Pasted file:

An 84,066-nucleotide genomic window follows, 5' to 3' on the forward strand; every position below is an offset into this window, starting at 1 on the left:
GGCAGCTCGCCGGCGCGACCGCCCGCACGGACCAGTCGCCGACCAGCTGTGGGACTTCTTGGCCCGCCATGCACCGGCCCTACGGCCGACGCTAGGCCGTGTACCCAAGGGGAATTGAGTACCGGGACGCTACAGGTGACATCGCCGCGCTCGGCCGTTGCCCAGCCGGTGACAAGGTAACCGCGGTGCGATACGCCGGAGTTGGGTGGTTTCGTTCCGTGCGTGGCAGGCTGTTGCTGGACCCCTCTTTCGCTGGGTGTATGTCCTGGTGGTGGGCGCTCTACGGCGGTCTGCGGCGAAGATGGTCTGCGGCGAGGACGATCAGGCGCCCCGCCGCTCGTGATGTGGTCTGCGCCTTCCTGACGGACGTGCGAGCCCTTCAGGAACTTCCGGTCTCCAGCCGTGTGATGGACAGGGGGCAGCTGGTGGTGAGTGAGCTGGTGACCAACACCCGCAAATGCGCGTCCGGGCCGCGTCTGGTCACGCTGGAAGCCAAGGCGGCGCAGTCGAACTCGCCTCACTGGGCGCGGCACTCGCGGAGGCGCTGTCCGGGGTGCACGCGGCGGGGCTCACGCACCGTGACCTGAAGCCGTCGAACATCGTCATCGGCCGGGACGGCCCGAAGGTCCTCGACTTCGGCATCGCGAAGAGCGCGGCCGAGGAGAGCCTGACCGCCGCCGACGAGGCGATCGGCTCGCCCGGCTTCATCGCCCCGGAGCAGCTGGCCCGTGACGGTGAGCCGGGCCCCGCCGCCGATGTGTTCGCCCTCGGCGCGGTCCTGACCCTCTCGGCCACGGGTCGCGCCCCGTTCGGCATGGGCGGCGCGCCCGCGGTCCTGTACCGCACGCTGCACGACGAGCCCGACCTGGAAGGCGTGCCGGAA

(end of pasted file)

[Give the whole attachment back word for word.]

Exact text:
An 84,066-nucleotide genomic window follows, 5' to 3' on the forward strand; every position below is an offset into this window, starting at 1 on the left:
GGCAGCTCGCCGGCGCGACCGCCCGCACGGACCAGTCGCCGACCAGCTGTGGGACTTCTTGGCCCGCCATGCACCGGCCCTACGGCCGACGCTAGGCCGTGTACCCAAGGGGAATTGAGTACCGGGACGCTACAGGTGACATCGCCGCGCTCGGCCGTTGCCCAGCCGGTGACAAGGTAACCGCGGTGCGATACGCCGGAGTTGGGTGGTTTCGTTCCGTGCGTGGCAGGCTGTTGCTGGACCCCTCTTTCGCTGGGTGTATGTCCTGGTGGTGGGCGCTCTACGGCGGTCTGCGGCGAAGATGGTCTGCGGCGAGGACGATCAGGCGCCCCGCCGCTCGTGATGTGGTCTGCGCCTTCCTGACGGACGTGCGAGCCCTTCAGGAACTTCCGGTCTCCAGCCGTGTGATGGACAGGGGGCAGCTGGTGGTGAGTGAGCTGGTGACCAACACCCGCAAATGCGCGTCCGGGCCGCGTCTGGTCACGCTGGAAGCCAAGGCGGCGCAGTCGAACTCGCCTCACTGGGCGCGGCACTCGCGGAGGCGCTGTCCGGGGTGCACGCGGCGGGGCTCACGCACCGTGACCTGAAGCCGTCGAACATCGTCATCGGCCGGGACGGCCCGAAGGTCCTCGACTTCGGCATCGCGAAGAGCGCGGCCGAGGAGAGCCTGACCGCCGCCGACGAGGCGATCGGCTCGCCCGGCTTCATCGCCCCGGAGCAGCTGGCCCGTGACGGTGAGCCGGGCCCCGCCGCCGATGTGTTCGCCCTCGGCGCGGTCCTGACCCTCTCGGCCACGGGTCGCGCCCCGTTCGGCATGGGCGGCGCGCCCGCGGTCCTGTACCGCACGCTGCACGACGAGCCCGACCTGGAAGGCGTGCCGGAA